Holiday Accommodation in Portugal

Going on vacation in Portugal? Information on finding the right place to stay: self-catering, bed and breakfast, hotel or youth hostel, find out more...

Portugal welcomes over 12 million tourists each year, and the tourist industry is developing rapidly. In some areas of Portugal, for example, the Algarve and Lisbon, the tourism industry is already very well developed. There are many types of vacation accommodation available.

Note: Accommodation providers are required by law to record the personal details (including travel document information) of all non-Portuguese guests and their children. For detailed information on the law on the registration of non-Portuguese guests, see Rules on Renting out Holiday Accommodation in Portugal


Portuguese tourist authorities rate hotels with one to five stars, with five stars being the top category. There is a fixed set of criteria covering most aspects of comfort that the ratings are based on. Views, staff, and other subjective criteria are not taken into account. Rated establishments should have a sign displaying the rating, but this is not always the case.


This concept of holiday accommodation began in the 1940s when the Portuguese government set up a national network of state-run country inns. There are now over 40 Pousadas in Portugal classed into two categories: regional and historic. Often situated in rural and scenic locations, they offer high quality accommodation mainly in restored historic castles, monasteries or convents, and hospitality within the style and traditions of the region where they are located.


This type of hotel accommodation can be described as a modern guesthouse. They are always housed in shared premises and can often be part of a residential building. Portuguese tourist authorities rate pensões in four categories:

  • Albergaria (top rating)
  • 1st category
  • 2nd category
  • 3rd category

Hotels and pensões should provide meals. If they provide breakfast only they should have residencial added to their name.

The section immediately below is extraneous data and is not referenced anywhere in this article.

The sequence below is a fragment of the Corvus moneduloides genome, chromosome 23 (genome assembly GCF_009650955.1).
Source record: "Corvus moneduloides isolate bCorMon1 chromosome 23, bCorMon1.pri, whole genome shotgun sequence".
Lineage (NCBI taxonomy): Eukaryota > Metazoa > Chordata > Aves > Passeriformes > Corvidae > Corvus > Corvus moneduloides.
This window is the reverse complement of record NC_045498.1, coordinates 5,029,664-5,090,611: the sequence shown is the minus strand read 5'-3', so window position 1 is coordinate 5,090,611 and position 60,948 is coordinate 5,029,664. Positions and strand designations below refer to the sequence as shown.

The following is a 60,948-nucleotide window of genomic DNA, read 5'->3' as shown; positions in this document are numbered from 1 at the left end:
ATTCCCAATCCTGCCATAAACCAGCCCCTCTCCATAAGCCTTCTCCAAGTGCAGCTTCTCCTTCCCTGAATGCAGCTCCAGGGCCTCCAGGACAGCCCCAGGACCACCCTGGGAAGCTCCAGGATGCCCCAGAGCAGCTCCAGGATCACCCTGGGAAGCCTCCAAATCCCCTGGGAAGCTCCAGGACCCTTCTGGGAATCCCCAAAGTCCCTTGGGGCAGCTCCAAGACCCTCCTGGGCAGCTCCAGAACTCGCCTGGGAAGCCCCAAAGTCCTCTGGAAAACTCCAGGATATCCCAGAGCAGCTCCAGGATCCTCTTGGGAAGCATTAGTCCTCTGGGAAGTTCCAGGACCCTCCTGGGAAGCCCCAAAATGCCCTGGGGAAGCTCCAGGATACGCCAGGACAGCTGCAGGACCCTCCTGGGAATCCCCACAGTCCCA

Estalagens in Portugal are privately owned inns and offer high-class accommodation. Often situated in renovated, historic buildings they are frequently outside of the city and must have a garden. Many estalagens have restaurants serving local cuisine and Portuguese wine.

Bed & Breakfast

The definition of B&B accommodation can vary but the term Turismo de Habitação (TH) describes manors or historic houses. The term Turismo rural (TR) covers accommodation in country houses in or near a village. Agroturismo (AG) covers accommodation in farms and Casa de Campo (CC) are country houses that provide lodgings where the owners may be in residence.


Youth hostels in Portugal (Pousadas de Juventude) are open all the year round; it is advisable to book during the summer. In all there are under 25 youth hostels in Portugal. Movijovem, the head office of the Portuguese Youth Hostel Association, can provide information regarding hostels:

  • Movijovem (in Portuguese)
    At:Rua Lúcio de Azevedo, 27,  Lisbon, 1600-146 
    Tel: 217 232 119

Camping and Caravanning

There are over 100 official camping sites in Portugal and independent camping is not allowed. Campsites have an official classification from one to four stars with four being the best rating. An international camping carnet is obligatory, available from motoring organisations. For further information on camping and caravanning contact the Portuguese Federation of Camping (Federação Portuguesa de Campismo e Montanhismo de Portugal):

Disabled Travellers

The Visit Portugal website has details of accommodation for the disabled and those with special needs. It includes Campsites and hostels that have facilities for the disabled.

Further Information